Taiwan is set to vote on a public referendum item that could bring its shifting national identity into sharp focus.
Voters will decide on November 24 whether Taiwan’s athletes should compete in international sporting events, including the 2020 Tokyo Olympics, as “Taiwan” rather than “Chinese Taipei.” The referendum will go ahead despite the objections of the International Olympic Committee (IOC), which on November 16 warned that Taiwan may lose its right to compete in the 2020 Games should it insist on the name change.
Taiwan participates in international athletic competitions under the moniker “Chinese Taipei” per a 1981 agreement with the IOC. This compromise has since been upheld at the insistence of Beijing, which has already denounced the upcoming referendum.
The vote will serve as a benchmark of the ongoing evolution of Taiwanese identity. According to a poll conducted by Taiwan’s National Chengchi University (NCCU), 55.8 percent of respondents identified themselves as exclusively Taiwanese in 2018, up from only 17.6 percent in 1992. If successful, the vote could also serve as a precursor to a push for a popular vote on Taiwan’s independence, which is currently prohibited under Taiwan’s Referendum Act.
The ruling Democratic Progressive Party (DPP) has stayed clear of backing the referendum. If passed, it would create a political morass ahead of the 2020 re-election campaign of President Tsai Ing-wen, who has navigated a path of least resistance between pro-independence advocates in the “pan-green” (DPP-affiliated) political coalition and moderates who prefer to maintain the existing status quo with China.
The name-change vote, however, has acted as a symbolic placeholder for a push toward an independence referendum. In October, the pro-independence Formosa Alliance held a rally in Taipei to support the name change and call for a referendum in opposition of Chinese annexation. The DPP barred party members from attending and held its own anti-annexation rally in Kaohsiung on the same day.
The fissures within Taiwan’s pan-green camp come at a time when Tsai’s government has faced an unprecedented wave of attacks from Beijing on its sovereign status. These have notably entered the athletic realm: the 2019 East Asian Youth Games, scheduled to be held in Taichung, were canceled in July due to Chinese opposition to a then-prospective vote on the future of “Chinese Taipei.”
The IOC, for its part, has been unequivocal in warning Taiwan against changing its Olympic designation, saying a unilateral attempt to do so would threaten the eligibility of its athletes in international competitions. Its latest caution, delivered via a letter sent to the Chinese Taipei Olympic Committee (CTOC) and the Taiwanese government, reiterated that such a decision remains “under its jurisdiction.”
“The IOC is hoping that the interest of the Olympic Movement in Chinese Taipei will prevail over political considerations so as not to disrupt the CTOC delegation and the athletes in their preparation for upcoming international supporting events,” the letter said.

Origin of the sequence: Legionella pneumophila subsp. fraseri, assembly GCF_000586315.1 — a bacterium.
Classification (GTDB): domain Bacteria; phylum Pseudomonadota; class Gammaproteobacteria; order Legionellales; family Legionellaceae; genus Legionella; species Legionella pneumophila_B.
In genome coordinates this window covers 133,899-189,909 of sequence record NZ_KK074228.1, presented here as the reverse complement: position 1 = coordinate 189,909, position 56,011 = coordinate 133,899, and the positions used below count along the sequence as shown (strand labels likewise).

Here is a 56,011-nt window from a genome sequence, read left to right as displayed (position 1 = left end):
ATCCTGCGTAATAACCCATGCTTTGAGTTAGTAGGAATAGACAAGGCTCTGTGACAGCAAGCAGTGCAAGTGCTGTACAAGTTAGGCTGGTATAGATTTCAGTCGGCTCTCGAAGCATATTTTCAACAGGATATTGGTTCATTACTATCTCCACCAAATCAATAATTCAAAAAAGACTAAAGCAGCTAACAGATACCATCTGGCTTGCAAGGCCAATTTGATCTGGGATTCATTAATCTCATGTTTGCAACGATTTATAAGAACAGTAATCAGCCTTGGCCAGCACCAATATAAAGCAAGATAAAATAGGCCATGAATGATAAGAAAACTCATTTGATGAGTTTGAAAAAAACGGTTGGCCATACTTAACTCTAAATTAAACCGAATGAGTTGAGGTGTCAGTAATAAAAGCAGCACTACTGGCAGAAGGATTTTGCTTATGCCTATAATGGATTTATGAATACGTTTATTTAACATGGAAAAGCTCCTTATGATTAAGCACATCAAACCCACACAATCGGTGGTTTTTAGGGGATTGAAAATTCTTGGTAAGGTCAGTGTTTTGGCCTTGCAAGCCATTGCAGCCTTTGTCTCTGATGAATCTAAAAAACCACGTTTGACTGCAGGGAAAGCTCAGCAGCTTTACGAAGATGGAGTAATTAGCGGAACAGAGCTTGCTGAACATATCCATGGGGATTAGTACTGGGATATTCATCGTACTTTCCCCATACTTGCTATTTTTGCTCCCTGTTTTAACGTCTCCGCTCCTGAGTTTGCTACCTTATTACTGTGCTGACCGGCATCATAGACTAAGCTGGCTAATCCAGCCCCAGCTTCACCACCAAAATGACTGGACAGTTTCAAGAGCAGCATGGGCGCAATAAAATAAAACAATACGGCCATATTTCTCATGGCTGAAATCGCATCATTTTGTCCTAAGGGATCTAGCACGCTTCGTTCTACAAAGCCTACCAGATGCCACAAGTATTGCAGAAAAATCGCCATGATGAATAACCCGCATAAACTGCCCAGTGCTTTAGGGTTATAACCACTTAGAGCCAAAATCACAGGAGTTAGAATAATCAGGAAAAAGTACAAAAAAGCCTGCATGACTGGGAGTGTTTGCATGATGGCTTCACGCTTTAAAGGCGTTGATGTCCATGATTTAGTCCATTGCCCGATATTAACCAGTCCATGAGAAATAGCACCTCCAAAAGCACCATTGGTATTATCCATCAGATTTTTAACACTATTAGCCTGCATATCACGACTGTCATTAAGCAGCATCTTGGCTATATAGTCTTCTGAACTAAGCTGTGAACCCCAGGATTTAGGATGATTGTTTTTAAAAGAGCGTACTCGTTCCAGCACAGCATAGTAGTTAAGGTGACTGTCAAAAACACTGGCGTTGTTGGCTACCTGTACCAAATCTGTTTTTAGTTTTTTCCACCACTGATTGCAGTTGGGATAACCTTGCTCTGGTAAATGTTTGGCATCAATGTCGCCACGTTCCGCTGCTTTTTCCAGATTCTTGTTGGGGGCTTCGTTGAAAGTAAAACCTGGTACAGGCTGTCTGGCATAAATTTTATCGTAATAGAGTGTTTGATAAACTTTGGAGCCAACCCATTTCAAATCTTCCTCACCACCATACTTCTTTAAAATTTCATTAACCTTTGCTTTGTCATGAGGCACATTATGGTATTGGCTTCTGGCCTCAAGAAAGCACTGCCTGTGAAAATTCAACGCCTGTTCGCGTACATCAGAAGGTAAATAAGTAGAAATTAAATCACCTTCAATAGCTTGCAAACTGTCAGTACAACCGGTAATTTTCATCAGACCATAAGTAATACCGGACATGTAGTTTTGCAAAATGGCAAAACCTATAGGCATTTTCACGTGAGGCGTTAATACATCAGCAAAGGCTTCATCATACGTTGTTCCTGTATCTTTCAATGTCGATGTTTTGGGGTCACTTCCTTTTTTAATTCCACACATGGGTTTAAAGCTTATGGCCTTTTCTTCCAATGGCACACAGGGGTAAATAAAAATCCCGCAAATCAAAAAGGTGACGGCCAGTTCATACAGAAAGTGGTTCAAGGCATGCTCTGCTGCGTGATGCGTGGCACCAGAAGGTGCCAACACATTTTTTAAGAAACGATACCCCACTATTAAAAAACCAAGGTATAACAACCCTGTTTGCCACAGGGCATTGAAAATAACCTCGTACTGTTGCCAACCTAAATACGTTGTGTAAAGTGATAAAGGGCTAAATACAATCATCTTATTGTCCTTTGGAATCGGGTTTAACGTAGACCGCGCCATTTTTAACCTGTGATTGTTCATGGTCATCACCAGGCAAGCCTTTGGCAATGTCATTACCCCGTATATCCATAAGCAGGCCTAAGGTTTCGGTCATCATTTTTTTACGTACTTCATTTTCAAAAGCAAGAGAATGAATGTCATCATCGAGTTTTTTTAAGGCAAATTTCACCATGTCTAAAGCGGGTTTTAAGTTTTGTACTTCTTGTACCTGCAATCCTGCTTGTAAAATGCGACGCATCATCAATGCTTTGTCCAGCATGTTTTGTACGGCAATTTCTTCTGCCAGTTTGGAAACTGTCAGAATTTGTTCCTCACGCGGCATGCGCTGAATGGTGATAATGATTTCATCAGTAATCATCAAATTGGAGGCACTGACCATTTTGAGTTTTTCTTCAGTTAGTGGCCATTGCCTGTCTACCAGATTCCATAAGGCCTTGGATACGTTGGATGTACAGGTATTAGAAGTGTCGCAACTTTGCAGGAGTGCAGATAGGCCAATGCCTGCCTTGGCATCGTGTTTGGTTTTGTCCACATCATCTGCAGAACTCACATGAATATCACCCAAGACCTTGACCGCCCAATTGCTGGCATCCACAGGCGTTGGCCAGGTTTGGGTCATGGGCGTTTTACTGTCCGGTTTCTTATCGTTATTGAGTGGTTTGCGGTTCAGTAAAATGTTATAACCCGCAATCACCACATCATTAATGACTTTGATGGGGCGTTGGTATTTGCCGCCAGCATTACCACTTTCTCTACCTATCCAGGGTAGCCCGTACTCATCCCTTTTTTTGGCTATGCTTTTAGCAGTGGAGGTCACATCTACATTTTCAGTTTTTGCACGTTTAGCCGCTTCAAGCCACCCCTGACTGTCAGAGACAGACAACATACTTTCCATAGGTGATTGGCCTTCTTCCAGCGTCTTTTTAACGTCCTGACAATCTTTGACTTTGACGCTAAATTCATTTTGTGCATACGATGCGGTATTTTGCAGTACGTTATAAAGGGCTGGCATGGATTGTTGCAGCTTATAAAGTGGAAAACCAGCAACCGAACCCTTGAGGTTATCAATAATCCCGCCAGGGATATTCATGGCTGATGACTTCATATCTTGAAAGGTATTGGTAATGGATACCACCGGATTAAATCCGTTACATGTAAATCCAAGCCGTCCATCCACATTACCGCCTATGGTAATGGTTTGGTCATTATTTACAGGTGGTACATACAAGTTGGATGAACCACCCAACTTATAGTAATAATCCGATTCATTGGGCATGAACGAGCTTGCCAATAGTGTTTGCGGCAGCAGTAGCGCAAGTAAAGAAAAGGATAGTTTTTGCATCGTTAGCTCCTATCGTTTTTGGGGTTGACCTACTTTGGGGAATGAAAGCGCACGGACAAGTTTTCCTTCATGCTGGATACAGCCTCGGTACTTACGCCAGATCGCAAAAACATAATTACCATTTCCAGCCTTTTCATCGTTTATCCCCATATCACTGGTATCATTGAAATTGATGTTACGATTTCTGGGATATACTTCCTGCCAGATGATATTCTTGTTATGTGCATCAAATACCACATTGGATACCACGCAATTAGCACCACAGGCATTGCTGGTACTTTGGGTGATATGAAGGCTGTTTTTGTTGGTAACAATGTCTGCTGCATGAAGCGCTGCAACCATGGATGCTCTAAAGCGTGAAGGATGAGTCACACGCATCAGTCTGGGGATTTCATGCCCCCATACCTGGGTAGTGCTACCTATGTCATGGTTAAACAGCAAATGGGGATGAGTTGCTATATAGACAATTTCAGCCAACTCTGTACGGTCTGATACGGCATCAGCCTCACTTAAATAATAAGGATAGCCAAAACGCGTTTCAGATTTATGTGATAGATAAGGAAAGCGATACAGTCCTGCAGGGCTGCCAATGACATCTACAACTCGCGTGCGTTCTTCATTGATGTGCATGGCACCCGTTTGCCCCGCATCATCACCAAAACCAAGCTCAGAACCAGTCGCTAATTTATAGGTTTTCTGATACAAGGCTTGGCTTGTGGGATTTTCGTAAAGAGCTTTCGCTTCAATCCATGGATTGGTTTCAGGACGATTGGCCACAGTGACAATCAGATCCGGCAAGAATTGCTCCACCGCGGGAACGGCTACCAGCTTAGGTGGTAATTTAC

Taiwan’s athletes, past and present, are split on the proposal. While some, such as track and field medalist Chi Cheng, support the name change, others, including weightlifting gold medalist Hsu Shu-ching, have urged voters to ignore the referendum measure and preserve the eligibility of the country’s athletes.
Supporters of the referendum insisted on Tuesday that a “Yes” vote would not affect the rights of athletes to participate in the 2020 Tokyo Olympics, saying the referendum itself does not violate the Olympic Charter and would not be grounds for Taiwan’s banishment from the upcoming Games.
The referendum is just one of 10 matters up for public resolution on Saturday, along with ballot items on issues such as marriage equality and nuclear power. An item can pass if at least 25 percent of eligible voters cast “Yes” votes while also outnumbering “No” voters. This lowered threshold for passage comes courtesy of Referendum Act amendments approved in December 2017 with the support of DPP legislators.
However, the name-change measure highlights the reformed Referendum Act’s potential to complicate policymaking in Taiwan, especially as the DPP gears up for a 2020 presidential campaign that promises to present an asymmetric band of challengers to its brand of governance.
The DPP was established in 1989 as a pro-independence alternative to the ruling Kuomintang (KMT), but softened its position to appeal to moderate voters when, in 2000, Chen Shui-bian became the first DPP member elected to Taiwan’s highest office. While Tsai has taken a consistently acrimonious stance toward China since her election in 2016, she has thus far warded off calls within elements of her own party to push for Taiwan’s independence.
Should the upcoming referendum be successful, however, it would force the DPP into the uncomfortable position of legislating on a name change set to ignite the anger of Beijing – which sees it as a precursor to an independence vote – prior to both the 2020 Tokyo Games and January 2020’s presidential election.
NCCU’s latest public opinion study on the unification and independence stances of Taiwanese, released in June 2018, shows slight drops in support for a move toward independence, while the most popular response (33.4 percent) remains “Maintain status quo, decide at a later date.”
The upcoming name-change referendum, however, stands as a symbol that prominent and rising forces within Taiwanese politics continue to insist on that date coming much sooner than later.